This is where byte test is useful. aka none) The rest of the packet is the request that gets passed to procedure 1 of sadmind. depth:4. but we want to skip over it and check a number value after the hostname. offset:16. content:"|00 00 00 00|". we need to make sure that our packet is a call to the procedure 1. the vulnerable procedure. We don’t care about the hostname.gid of requesting user (0) 00 00 00 00 . we know the vulnerability is that sadmind trusts the uid coming from the client.length of the client machine name (0x0a = 10) 53 50 4c 4f 49 54 00 00 . content:"|00 00 00 01|".metasploit 00 00 00 00 . aka none) . 89 00 00 00 00 00 00 00 ## 40 00 4d 09 00 00 01 00 00 00 00 9c 00 00 87 00 00 00 00 e2 00 02 88 0a 01 01 20 the request id. offset:4. content:"|00 01 87 88|". making sure to account for the padding that RPC requires on strings. response = 1) rpc version (2) rpc program (0x00018788 = 100232 = sadmind) rpc program version (0x0000000a = 10) rpc procedure (0x00000001 = 1) credential flavor (1 = auth\_unix) length of auth\_unix data (0x20 = 32 the next 28 3a 10 00 00 0a 45 54 41 32 bytes are the auth\_unix data .verifier flavor (0 = auth\_null. depth:4. a random uint32. The string “bob” would show up as 0x00000003626f6200. we need to make sure that our packet is a call to sadmind. As such. Then. turn it into a number. depth:4. sadmind runs any request where the client’s uid is 0 as root. we need to make sure that our packet has auth unix credentials.length of verifier (0.unix timestamp (0x40283a10 = 1076378128 = feb 10 01:55:28 2004 gmt) . the string. Then. we are now at: 168 . offset:20. Then.extra group ids (0) 00 00 00 00 00 00 00 00 . and jump that many bytes forward. the data we have is: 00 00 00 0a 4d 45 54 41 53 50 4c 4f 49 54 00 00 00 00 00 00 00 00 00 00 00 00 00 00 00 00 00 00 00 00 00 00 We want to read 4 bytes.• Strings are written as a uint32 specifying the length of the string. we need to make sure that our packet is an RPC call. content:"|00 00 00 01|". First. depth:4. Starting at the length of the hostname. offset:12. we have decoded enough of the request to write our rule.uid of requesting user (0) 00 00 00 00 . However. and then null bytes to pad the length of the string to end on a 4 byte boundary. If we do that. unique to each request rpc type (call = 0.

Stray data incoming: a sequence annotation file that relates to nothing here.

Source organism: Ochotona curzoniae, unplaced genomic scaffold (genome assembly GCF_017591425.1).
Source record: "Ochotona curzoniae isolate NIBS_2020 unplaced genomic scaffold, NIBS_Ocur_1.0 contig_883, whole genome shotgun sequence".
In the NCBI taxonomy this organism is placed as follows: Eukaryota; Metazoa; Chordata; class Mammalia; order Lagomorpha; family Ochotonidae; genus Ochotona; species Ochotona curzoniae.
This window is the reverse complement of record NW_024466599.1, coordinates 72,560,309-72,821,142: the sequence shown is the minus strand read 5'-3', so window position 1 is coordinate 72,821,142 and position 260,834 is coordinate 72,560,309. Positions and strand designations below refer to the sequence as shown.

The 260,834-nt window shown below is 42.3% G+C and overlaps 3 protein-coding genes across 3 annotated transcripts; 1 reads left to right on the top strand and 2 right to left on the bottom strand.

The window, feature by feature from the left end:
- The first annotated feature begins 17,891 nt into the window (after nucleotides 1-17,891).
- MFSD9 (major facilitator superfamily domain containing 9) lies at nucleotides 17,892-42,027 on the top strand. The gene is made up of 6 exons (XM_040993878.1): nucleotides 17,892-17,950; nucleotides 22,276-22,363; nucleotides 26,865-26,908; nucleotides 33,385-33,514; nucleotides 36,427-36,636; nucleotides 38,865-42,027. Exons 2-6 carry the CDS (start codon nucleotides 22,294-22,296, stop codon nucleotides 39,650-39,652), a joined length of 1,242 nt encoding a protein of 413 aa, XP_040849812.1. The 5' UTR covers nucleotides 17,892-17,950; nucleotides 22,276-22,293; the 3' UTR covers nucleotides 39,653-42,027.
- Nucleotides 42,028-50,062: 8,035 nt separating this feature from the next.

depth:4. offset:12. content:"|00 00 00 01|". content:"|00 00 00 00|". depth:4. content:"|00 01 87 88|".200.align. The 3rd and fourth string match are right next to each other. so we should combine those patterns. We end up with: content:"|00 00 00 00|".36. In english.36. content:"|00 00 00 01 00 byte_jump:4.align. Now that we have all the detection capabilities for our rule. byte_jump:4. To do that.36. then we want to look for the uid of 0. within:4. we do: byte_test:4. offset:16.>. the value we want to check. content:"|00 00 00 00|". content:"|00 00 00 00|". depth:4. offset:12. offset:4. Our full rule would be: content:"|00 00 00 00|". 36 bytes from the beginning of the packet. content:"|00 00 00 00|". depth:4.36. we want to read 4 bytes. byte_test:4. starting 36 bytes into the packet. and then make sure it is not too large (let’s say bigger than 200 bytes). offset:16. instead of reading the length of the hostname and jumping that many bytes forward. turn it into a number. within:4. we would read 4 bytes. content:"|00 01 87 88|". within:4.200. content:"|00 00 00 01 00 00 00 01|". To do that in a Snort rule. content:"|00 00 00 01|". depth:4. offset:16. offset:4.00 00 00 00 00 00 00 00 00 00 00 00 00 00 00 00 00 00 00 00 which happens to be the exact location of the uid. we use: byte_jump:4. depth:4. let’s put them all together. depth:4. 00 00 01|". depth:8. aligning on the 4 byte boundary. offset:20.align. 169 . depth:8. offset:12.36. content:"|00 01 87 88|". we would check the length of the hostname to make sure it is not too large. offset:4. If the sadmind service was vulnerable to a buffer overflow when reading the client’s hostname.>. In Snort. and turn those 4 bytes into an integer and jump that many bytes forward. depth:4.